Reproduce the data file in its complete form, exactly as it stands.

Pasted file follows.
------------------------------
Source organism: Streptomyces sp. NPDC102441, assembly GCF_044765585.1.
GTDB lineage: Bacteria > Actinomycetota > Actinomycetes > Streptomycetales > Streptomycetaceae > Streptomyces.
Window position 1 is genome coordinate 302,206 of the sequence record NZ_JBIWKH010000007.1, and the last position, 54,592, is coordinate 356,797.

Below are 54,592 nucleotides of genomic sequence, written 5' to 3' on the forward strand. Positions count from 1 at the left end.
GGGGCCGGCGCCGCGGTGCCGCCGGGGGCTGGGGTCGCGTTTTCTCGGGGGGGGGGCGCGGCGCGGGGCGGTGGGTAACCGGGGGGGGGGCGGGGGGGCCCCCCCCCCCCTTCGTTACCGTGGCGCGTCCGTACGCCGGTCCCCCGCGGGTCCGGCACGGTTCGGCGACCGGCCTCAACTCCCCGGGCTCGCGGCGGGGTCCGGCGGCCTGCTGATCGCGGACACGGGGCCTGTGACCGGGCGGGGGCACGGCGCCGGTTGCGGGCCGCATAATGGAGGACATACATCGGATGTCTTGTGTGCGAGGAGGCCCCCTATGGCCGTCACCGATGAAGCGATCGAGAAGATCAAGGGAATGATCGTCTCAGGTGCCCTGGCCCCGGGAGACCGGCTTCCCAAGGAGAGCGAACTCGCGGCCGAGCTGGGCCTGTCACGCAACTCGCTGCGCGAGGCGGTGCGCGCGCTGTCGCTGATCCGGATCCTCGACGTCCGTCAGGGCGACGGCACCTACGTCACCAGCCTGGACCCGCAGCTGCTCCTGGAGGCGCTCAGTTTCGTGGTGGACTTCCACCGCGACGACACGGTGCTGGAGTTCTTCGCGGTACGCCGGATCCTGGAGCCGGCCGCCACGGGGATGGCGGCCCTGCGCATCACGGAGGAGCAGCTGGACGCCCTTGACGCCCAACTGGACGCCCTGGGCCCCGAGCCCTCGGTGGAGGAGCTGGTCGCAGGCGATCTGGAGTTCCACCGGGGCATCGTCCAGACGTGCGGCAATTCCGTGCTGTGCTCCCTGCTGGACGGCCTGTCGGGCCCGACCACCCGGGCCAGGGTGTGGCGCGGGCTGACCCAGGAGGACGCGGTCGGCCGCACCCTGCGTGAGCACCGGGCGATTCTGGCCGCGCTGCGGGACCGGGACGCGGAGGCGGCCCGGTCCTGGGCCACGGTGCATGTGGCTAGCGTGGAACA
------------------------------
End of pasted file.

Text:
Source organism: Streptomyces sp. NPDC102441, assembly GCF_044765585.1.
GTDB lineage: Bacteria > Actinomycetota > Actinomycetes > Streptomycetales > Streptomycetaceae > Streptomyces.
Window position 1 is genome coordinate 302,206 of the sequence record NZ_JBIWKH010000007.1, and the last position, 54,592, is coordinate 356,797.

Below are 54,592 nucleotides of genomic sequence, written 5' to 3' on the forward strand. Positions count from 1 at the left end.
GGGGCCGGCGCCGCGGTGCCGCCGGGGGCTGGGGTCGCGTTTTCTCGGGGGGGGGGCGCGGCGCGGGGCGGTGGGTAACCGGGGGGGGGGCGGGGGGGCCCCCCCCCCCCTTCGTTACCGTGGCGCGTCCGTACGCCGGTCCCCCGCGGGTCCGGCACGGTTCGGCGACCGGCCTCAACTCCCCGGGCTCGCGGCGGGGTCCGGCGGCCTGCTGATCGCGGACACGGGGCCTGTGACCGGGCGGGGGCACGGCGCCGGTTGCGGGCCGCATAATGGAGGACATACATCGGATGTCTTGTGTGCGAGGAGGCCCCCTATGGCCGTCACCGATGAAGCGATCGAGAAGATCAAGGGAATGATCGTCTCAGGTGCCCTGGCCCCGGGAGACCGGCTTCCCAAGGAGAGCGAACTCGCGGCCGAGCTGGGCCTGTCACGCAACTCGCTGCGCGAGGCGGTGCGCGCGCTGTCGCTGATCCGGATCCTCGACGTCCGTCAGGGCGACGGCACCTACGTCACCAGCCTGGACCCGCAGCTGCTCCTGGAGGCGCTCAGTTTCGTGGTGGACTTCCACCGCGACGACACGGTGCTGGAGTTCTTCGCGGTACGCCGGATCCTGGAGCCGGCCGCCACGGGGATGGCGGCCCTGCGCATCACGGAGGAGCAGCTGGACGCCCTTGACGCCCAACTGGACGCCCTGGGCCCCGAGCCCTCGGTGGAGGAGCTGGTCGCAGGCGATCTGGAGTTCCACCGGGGCATCGTCCAGACGTGCGGCAATTCCGTGCTGTGCTCCCTGCTGGACGGCCTGTCGGGCCCGACCACCCGGGCCAGGGTGTGGCGCGGGCTGACCCAGGAGGACGCGGTCGGCCGCACCCTGCGTGAGCACCGGGCGATTCTGGCCGCGCTGCGGGACCGGGACGCGGAGGCGGCCCGGTCCTGGGCCACGGTGCATGTGGCTAGCGTGGAACA